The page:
Lately, I’ve been reading up on the AIP diet because I seem to react to almost everything I eat anymore, so I’ve cut out eggs (which seems to be helping!) and am trying to only eat real foods that are nourishing and healing. Along the way, I’ve found that one of the most healing and nourishing foods around is homemade bone broth. In fact, there’s an old saying that bone broth can bring a person back to life – which is obviously untrue, but you get the idea 🙂
Bone Broth Benefits:
Homemade bone broth contains gelatin and high amounts of nutrients that store-bought (even organic brands) just don’t contain. Not only is homemade bone broth really easy to make, but it helps with leaky gut, digestion, reduces joint pain and inflammation, promotes strong hair and nails, and is full of vitamins and nutrients – YAY!
As of late, I’ve gotten into the habit of buying a natural, whole chicken from Sprouts (you want to use a natural, organic, or grass fed chicken because confined chickens don’t always gel, which is an important part in helping with digestion), boiling it, taking off the meat for recipes and salads, putting the bones back into the water and making broth out of it. I do this once every week or two so I always have shredded chicken and homemade broth on hand. I used to buy a whole cut up fryer chicken, but they are more expensive to buy them already cut up and you don’t get the backbone, with has lots of great nutrients for the broth. Plus, it’s just as easy – it’s a win-win!
I mainly use the broth in recipes, but me and the kids also just heat it up and eat it like soup – right around 3:49 when me and the kids are wanting something to eat but I don’t want us to just eat junk food. It’s nourishing and holds us over until dinner. At first they didn’t want to even taste it, but now they don’t mind a small bowl, I tell them the soup is our appetizer before dinner 🙂
But now you might be wondering, “What’s with the Balsamic Vinaigrette in the title?” Well, I’ll tell you! I use the shredded chicken to make big salads for us throughout the week for lunches and we have come to absolutely LOVE this balsamic vinaigrette dressing. I used to drink a smoothie almost every day for lunch, but now I really look forward to a nice big salad with shredded chicken and balsamic vinaigrette – the kids even take it for lunch at school at least once a week and tell me how much they like it!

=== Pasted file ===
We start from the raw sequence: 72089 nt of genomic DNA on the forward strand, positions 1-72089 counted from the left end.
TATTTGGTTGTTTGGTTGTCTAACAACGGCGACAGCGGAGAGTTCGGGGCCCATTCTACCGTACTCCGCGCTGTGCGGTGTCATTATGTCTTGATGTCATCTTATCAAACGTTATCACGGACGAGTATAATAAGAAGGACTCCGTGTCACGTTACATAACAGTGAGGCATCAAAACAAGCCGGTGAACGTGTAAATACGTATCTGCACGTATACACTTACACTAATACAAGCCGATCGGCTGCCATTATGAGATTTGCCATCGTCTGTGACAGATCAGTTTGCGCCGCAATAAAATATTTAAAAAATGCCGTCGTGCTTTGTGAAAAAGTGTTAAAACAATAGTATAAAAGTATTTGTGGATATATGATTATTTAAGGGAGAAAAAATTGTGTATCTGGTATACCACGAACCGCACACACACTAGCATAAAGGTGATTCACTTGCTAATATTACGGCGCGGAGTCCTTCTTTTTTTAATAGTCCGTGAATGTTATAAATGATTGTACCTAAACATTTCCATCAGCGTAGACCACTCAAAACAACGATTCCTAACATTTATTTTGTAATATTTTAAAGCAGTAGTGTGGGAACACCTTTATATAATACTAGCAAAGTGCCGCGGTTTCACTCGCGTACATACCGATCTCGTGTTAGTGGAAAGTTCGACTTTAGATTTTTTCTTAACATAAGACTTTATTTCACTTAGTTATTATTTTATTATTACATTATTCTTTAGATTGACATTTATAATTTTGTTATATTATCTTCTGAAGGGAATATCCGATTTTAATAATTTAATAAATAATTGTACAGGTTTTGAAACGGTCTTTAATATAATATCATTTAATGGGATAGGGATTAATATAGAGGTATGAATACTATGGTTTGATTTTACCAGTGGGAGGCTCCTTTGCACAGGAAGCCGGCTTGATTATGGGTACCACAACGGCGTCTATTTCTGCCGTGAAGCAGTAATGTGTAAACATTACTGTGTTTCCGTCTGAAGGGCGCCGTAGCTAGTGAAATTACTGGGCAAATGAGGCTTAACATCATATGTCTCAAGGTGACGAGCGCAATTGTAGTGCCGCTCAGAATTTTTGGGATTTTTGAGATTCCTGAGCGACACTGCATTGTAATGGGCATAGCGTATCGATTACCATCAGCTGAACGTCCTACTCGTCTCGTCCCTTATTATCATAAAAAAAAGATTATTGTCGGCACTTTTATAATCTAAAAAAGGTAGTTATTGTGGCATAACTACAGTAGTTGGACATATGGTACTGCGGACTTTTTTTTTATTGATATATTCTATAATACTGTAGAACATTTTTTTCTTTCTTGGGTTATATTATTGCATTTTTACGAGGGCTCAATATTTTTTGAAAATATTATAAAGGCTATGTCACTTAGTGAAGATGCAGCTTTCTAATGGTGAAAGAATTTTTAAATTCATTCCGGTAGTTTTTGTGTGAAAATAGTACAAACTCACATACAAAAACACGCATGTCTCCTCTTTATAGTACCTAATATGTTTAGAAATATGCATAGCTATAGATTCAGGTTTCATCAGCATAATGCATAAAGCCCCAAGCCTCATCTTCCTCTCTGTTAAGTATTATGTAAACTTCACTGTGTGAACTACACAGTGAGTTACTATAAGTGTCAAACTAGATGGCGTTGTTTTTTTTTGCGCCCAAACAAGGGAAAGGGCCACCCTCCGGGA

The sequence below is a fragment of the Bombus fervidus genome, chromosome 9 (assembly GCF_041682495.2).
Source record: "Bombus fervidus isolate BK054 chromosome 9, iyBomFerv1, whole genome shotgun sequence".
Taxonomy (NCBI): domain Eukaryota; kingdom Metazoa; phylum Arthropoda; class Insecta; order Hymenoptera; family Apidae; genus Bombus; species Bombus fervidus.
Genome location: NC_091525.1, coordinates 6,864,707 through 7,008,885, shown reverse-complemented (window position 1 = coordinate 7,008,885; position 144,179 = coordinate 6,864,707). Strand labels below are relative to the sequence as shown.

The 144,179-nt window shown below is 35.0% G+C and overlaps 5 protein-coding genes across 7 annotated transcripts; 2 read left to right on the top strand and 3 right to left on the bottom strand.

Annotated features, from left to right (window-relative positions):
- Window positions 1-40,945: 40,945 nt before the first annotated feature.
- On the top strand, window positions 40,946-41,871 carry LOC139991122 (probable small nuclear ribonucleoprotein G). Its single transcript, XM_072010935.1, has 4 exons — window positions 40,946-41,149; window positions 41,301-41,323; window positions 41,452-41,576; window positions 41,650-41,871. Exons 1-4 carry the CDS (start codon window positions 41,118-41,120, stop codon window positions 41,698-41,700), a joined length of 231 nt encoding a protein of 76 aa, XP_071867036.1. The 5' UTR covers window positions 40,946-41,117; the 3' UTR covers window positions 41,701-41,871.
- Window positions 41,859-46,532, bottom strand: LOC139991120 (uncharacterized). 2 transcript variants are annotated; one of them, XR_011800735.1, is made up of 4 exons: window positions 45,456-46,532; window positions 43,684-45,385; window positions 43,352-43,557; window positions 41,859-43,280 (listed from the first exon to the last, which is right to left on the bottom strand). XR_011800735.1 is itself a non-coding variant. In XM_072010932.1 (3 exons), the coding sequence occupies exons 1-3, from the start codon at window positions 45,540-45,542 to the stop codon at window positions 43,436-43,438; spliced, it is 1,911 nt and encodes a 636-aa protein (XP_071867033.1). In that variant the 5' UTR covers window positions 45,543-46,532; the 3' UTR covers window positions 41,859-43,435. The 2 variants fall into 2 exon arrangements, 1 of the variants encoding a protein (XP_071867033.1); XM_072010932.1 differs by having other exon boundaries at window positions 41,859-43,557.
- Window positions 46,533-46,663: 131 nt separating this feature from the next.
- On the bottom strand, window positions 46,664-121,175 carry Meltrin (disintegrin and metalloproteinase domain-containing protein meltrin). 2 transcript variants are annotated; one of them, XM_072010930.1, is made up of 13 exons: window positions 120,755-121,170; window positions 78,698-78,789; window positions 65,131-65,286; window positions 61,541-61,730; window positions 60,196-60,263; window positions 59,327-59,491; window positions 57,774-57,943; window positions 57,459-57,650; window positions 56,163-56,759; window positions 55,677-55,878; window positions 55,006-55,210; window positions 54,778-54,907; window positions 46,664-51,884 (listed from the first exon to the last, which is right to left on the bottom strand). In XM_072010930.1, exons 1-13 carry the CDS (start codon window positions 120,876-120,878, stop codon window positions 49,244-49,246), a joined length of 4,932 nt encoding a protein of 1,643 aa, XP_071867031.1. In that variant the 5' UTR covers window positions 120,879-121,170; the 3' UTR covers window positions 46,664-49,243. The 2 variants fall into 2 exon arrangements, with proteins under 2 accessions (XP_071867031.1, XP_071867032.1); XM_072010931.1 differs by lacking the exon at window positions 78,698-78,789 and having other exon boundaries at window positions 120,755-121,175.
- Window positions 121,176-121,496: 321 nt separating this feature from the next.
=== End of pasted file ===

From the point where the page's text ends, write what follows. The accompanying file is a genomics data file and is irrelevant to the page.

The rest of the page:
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Here are the super easy recipes:
- 1 Whole Chicken (preferably organic, naturally raised, or grass fed)
- One Onion, roughly chopped (doesn't even need to be peeled!)
- 1 tsp. Apple Cider Vinegar (helps bring out the minerals from the bones)
- 2 or 3 Carrots, roughly chopped
- 2 or 3 Stalks of Celery, roughly chopped
- 2 Cloves Garlic, minced or smashed
- 1½ tsp. Salt
- ½ tsp Black Pepper or 1 tsp. Whole Black Peppercorns
- 1 or 2 Bay Leaves
- 1 Tbsp. Parsley
- ⅓ C Extra Virgin Olive Oil
- 2 Tbsp. Balsamic Vinegar
- 2 tsp. Dijon Mustard
- 1 Tbsp. Pure Maple Syrup
- ⅛ tsp. Onion Powder
- ⅛ tsp. Garlic Powder
- Juice from ½ Lemon or 1 tsp. Lemon Juice
- ½ tsp. Oregano
- Place the whole chicken in a large stock pot and cover with filtered water by about 2 inches.
- Bring to boil and boil uncovered for roughly 30 minutes or until the chicken is cooked through.
- Remove the chicken from the water and remove the chicken from the bones when it's cool enough to handle. Place the chicken in the fridge for future use.
- Dump out the old water (sometimes if you use water that has been boiled it makes the broth bitter) and cover the bones with new, filtered water by about 2 inches.
- Add the vinegar and bring to a simmer. Reduce heat to very low and simmer, covered, 12 - 24 hours, skimming any foam or fat off the top in the first few hours. I don't always simmer mine that long, but the longer you simmer it, the more minerals you get into the broth, Top with water if the water level starts to run too low.
- When there are 2 to 4 hours remaining, add the carrots, onion, celery, garlic, salt, pepper, bay leaves, and parsley.
- Strain out the solids from the broth (I use a fine mesh strainer).
- Store up to 6 months in the freezer or up to 5 days in the fridge. If your 5 days is up and you don't want to freeze it simply boil it again, let it cool, and place it back in the fridge. It will stay good another 5 days.
- The broth may have a layer of fat after refrigeration, skim off before using.
- Whisk together all of the ingredients in a small bowl.
- Goes great on a large salad with the boiled chicken from above 🙂
this post is part of Fat Tuesday, Allergy Free Wednesdays, Gluten Free Fridays, and Gluten Free Wednesdays